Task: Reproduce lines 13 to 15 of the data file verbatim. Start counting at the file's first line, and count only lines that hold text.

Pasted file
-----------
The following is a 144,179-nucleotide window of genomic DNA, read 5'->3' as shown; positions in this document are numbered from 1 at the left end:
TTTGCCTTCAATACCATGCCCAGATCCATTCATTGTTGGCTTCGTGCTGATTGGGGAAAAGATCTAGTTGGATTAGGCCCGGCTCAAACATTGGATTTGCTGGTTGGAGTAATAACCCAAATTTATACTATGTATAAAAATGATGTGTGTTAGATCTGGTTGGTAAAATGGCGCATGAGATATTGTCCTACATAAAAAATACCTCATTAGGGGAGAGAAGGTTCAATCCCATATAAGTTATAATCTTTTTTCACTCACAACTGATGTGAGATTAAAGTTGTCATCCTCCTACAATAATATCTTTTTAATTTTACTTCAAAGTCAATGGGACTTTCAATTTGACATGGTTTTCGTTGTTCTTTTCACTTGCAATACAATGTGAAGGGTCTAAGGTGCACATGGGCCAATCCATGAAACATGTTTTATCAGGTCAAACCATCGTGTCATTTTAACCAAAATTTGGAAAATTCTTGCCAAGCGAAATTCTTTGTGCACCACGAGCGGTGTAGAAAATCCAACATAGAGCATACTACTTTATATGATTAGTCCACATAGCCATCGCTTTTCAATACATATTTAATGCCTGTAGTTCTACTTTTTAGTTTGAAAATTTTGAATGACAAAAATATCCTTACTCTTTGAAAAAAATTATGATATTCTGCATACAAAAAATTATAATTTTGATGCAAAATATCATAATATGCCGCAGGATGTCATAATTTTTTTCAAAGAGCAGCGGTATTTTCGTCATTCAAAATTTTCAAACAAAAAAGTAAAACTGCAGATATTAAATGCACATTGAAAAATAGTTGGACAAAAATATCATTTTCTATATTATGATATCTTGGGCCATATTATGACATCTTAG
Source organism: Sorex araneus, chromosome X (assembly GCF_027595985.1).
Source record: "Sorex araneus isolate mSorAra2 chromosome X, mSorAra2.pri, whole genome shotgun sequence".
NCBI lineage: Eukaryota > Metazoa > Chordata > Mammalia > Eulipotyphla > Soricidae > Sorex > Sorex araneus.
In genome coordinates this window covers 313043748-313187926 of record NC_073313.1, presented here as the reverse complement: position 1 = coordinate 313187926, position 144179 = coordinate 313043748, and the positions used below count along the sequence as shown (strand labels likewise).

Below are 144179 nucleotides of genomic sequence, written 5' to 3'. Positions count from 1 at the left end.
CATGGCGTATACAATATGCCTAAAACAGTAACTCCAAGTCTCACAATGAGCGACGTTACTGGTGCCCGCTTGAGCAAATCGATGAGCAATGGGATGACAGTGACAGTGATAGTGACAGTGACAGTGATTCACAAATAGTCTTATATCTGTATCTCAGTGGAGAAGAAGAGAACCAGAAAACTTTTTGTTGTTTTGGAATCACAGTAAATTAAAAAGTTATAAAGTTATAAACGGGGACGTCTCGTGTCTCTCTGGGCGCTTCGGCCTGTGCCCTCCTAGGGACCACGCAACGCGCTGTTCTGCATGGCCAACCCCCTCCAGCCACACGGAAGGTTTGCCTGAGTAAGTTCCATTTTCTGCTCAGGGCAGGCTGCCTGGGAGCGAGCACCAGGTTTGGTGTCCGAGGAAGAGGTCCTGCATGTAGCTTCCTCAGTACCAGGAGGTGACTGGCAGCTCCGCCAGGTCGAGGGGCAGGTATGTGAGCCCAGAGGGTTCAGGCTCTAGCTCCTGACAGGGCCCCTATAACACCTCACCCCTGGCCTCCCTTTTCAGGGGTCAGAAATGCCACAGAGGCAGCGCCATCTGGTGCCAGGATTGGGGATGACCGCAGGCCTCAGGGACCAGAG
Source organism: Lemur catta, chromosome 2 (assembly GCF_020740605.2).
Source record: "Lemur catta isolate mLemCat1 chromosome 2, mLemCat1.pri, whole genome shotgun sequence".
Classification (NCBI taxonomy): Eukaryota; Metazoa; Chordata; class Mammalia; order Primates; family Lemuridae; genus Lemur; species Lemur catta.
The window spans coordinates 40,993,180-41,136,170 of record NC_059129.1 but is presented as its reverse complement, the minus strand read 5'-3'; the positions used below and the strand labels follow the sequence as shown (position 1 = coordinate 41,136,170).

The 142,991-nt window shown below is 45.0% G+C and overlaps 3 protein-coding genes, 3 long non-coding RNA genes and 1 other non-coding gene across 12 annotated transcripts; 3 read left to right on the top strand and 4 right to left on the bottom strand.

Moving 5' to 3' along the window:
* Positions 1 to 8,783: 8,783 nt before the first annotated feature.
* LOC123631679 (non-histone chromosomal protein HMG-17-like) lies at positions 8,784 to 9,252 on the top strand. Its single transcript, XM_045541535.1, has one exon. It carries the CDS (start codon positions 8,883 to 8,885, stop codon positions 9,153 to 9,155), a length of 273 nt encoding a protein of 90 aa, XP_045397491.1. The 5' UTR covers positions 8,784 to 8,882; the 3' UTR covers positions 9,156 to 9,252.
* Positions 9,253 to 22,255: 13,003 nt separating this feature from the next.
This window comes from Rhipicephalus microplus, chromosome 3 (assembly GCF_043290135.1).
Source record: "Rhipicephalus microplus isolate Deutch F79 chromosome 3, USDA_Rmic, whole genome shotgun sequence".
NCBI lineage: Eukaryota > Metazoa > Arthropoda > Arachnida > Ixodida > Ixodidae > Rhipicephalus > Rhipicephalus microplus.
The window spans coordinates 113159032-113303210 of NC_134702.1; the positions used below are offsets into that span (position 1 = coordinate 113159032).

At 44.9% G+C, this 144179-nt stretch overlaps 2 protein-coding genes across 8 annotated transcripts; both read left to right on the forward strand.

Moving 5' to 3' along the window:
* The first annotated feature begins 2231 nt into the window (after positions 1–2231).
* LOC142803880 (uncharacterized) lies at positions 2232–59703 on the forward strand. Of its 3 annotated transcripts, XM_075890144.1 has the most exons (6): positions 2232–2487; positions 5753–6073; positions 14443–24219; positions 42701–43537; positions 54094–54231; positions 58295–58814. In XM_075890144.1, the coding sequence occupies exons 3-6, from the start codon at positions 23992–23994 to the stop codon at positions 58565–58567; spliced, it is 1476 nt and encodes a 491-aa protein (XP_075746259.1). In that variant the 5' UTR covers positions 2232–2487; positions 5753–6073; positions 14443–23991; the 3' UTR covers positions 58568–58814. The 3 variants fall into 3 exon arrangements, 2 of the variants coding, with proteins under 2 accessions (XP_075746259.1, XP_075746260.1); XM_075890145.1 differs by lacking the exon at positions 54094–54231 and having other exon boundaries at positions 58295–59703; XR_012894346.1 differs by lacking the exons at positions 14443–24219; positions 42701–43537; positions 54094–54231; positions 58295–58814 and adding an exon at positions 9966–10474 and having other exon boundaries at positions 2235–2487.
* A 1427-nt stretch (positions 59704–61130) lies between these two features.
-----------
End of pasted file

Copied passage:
The 142,991-nt window shown below is 45.0% G+C and overlaps 3 protein-coding genes, 3 long non-coding RNA genes and 1 other non-coding gene across 12 annotated transcripts; 3 read left to right on the top strand and 4 right to left on the bottom strand.

Moving 5' to 3' along the window:
* Positions 1 to 8,783: 8,783 nt before the first annotated feature.